Committee C recommended approval of only $52.3 million of the $178 million in new expenditures proposed by the Government. The Committee also recommended against withdrawing more than the ESI from the Petroleum Fund and suggested that the Decentralized Development Package (PDD) projects be managed by their original ministries as capital expenditures, rather than becoming public transfers under the Ministry of State Administration.  Its 38-page report contains many other comments and recommendations.

As Parliament begins its two-week plenary debate, La'o Hamutuk feels that the Committee's analysis should be widely available, so we have scanned the Portuguese report and made a preliminary English translation. Follow these links for background information, analysis, and the budget documents or for La'o Hamutuk's submission to Committee C.

16 June 2010

Submisaun LH nian kona ba Orsamentu Rektifikativu 2010

Loron 15 Junu, La'o Hamutuk fo testemunha ba Komisaun C iha Parlamentu Nasional kona ba esbosu Orsamentu Rektifikativu 2010. Ami mos hakerek submisaun kona-ba asunto tuir mai:
  • Timor-Leste Hakbesik ba “Malisan Rekursu”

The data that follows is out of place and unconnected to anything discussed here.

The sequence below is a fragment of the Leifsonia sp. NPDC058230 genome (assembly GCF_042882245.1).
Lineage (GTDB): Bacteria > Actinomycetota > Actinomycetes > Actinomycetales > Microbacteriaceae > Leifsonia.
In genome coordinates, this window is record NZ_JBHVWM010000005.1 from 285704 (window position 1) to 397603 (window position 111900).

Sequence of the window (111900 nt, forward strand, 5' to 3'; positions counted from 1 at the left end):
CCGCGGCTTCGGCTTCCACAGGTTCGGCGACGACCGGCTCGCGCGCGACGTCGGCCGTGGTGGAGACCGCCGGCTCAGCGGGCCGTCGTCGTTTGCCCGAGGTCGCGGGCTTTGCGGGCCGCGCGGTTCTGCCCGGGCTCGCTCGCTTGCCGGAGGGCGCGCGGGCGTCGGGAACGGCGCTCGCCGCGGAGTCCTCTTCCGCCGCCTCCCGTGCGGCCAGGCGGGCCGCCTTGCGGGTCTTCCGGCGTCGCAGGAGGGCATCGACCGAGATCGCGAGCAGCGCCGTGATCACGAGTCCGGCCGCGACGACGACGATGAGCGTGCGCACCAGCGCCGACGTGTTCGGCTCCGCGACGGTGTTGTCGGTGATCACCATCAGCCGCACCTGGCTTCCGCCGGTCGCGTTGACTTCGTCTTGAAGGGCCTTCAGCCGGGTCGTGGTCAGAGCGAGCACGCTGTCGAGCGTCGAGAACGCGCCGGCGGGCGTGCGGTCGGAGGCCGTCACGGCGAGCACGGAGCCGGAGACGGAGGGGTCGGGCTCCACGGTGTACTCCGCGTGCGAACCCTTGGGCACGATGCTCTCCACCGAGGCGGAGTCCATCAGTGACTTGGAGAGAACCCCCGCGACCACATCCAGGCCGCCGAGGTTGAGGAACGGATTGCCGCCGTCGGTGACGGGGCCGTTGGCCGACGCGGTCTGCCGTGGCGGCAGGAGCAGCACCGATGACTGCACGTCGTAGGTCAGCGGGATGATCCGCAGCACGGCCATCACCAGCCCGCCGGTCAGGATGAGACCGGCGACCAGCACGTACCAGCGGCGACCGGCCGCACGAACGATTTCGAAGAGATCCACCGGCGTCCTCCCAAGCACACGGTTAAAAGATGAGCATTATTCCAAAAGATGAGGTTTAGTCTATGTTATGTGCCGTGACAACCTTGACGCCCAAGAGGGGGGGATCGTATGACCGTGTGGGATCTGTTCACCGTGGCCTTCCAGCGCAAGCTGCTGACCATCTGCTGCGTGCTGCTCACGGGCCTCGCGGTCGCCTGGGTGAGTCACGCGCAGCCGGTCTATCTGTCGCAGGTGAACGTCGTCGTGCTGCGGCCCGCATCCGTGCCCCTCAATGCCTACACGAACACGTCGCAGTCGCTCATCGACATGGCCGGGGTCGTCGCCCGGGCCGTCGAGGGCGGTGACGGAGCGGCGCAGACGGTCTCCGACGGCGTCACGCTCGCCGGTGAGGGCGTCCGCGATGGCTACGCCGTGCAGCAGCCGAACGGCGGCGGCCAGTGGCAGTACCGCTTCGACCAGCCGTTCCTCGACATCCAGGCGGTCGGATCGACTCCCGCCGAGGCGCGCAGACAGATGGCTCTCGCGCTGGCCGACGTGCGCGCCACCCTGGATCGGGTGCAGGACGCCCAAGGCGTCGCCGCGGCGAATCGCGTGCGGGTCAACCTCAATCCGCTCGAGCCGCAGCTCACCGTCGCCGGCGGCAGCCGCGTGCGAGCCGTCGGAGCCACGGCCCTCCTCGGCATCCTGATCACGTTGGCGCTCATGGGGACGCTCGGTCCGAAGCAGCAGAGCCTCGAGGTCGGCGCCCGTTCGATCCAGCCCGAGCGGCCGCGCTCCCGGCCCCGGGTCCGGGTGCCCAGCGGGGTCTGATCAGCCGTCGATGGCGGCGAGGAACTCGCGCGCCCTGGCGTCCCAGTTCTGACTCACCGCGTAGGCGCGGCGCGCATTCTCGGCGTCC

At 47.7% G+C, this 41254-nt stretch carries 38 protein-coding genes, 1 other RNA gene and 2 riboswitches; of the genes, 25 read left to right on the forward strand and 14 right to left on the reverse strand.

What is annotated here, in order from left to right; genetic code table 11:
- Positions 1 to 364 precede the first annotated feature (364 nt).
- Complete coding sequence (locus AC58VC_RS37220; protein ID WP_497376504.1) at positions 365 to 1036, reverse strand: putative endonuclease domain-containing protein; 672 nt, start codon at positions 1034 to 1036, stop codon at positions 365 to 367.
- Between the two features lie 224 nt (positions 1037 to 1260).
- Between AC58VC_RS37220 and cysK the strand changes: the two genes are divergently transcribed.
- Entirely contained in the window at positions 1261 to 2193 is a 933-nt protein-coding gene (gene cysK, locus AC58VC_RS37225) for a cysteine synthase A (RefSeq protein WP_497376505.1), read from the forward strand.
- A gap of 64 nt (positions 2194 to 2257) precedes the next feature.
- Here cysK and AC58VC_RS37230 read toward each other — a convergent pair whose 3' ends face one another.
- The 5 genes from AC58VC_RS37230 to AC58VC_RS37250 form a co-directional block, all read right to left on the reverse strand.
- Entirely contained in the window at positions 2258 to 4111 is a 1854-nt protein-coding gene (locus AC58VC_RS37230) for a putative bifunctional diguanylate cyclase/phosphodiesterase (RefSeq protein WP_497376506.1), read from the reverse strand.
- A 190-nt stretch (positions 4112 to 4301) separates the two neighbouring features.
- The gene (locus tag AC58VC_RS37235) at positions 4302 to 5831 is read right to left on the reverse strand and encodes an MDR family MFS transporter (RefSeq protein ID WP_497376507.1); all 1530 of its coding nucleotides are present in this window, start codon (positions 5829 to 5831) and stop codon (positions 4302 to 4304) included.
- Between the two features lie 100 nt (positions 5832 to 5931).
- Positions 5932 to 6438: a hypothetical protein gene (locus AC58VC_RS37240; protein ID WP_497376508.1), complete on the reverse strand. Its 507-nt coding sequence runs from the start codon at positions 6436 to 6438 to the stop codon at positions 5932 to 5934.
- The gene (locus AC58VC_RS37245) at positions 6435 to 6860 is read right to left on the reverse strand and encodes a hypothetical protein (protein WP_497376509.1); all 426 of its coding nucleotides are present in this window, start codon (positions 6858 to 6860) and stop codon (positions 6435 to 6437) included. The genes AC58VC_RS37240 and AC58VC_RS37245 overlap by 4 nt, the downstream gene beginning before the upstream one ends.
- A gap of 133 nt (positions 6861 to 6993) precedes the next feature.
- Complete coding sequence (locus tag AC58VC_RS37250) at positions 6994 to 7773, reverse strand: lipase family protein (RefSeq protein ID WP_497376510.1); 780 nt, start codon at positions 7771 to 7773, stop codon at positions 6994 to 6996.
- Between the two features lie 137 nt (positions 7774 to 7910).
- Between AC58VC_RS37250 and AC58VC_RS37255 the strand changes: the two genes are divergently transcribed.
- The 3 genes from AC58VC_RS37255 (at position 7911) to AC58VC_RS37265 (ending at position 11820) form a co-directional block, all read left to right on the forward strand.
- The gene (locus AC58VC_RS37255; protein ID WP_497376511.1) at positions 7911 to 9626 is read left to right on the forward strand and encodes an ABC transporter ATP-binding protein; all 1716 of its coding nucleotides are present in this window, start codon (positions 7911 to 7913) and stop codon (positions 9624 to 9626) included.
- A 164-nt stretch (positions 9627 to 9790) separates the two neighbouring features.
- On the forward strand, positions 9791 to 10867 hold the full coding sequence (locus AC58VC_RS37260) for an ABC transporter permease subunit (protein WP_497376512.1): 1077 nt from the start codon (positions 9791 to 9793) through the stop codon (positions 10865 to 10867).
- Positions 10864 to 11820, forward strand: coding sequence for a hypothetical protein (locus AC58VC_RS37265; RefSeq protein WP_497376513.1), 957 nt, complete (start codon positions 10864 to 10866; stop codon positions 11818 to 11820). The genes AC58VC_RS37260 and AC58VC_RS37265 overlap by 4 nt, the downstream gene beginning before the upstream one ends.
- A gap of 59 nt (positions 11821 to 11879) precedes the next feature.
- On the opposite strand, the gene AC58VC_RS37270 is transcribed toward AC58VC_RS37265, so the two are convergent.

• Gastus la Sustentavel no Ilegal husi Fundu Petroleu
  • Timor-Leste Tenke iha deit Siklu Orsamentu Ida ba kada Tinan ida
  • Pakote Dezenvolvimentu Desentralizadu (PDD) diak oituan
  • Hein ba Planu Estratejiku Desenvolvimentu Nasional
  • Hadalas Gastus ba Eletrisidade
  • Hasa’e Importasaun no Fan Fos 
Clik iha ne'e atu hetan informasaun no analiza tan kona bo orsamentu rektifikativu, ho ligasaun ba dokumentu no submisaun seluk.

15 June 2010

LH submission on mid-year budget rectification

This morning, La'o Hamutuk gave testimony to Parliament Committee C on the proposed budget rectification, which we followed up with a written submission covering the following topics:
  • Timor-Leste is getting closer to the “Resource Curse"
  • Unsustainable, illegal spending from the Petroleum Fund
  • Timor-Leste should only have one budget cycle each year
  • Package of Decentralized Development (PDD) is a little better than Pakote Referendum
  • Waiting for the Strategic Development Plan
  • Spending double on electricity
  • Increasing imports and resale of rice 
Click here for more information and analysis on the budget rectification, with links to documents and other submissions.

10 June 2010

Deepwater Horizon and Kitan

During the next year, three production oil wells will be drilled at Kitan, in the Joint Petroleum Development Area. The wells will be drilled by the Transocean Legend, under contract with Eni, the operator of the field.

Transocean is also the owner and operator of the Deepwater Horizon rig, where an explosion killed eleven workers and which continues to spew more than 12,000 barrels every day into the Gulf of Mexico. Coincidentally, the Deepwater Horizon explosion occurred on the night of 20 April 2010, one day before Timor-Leste's National Petroleum Authority approved the Kitan Field Development Plan.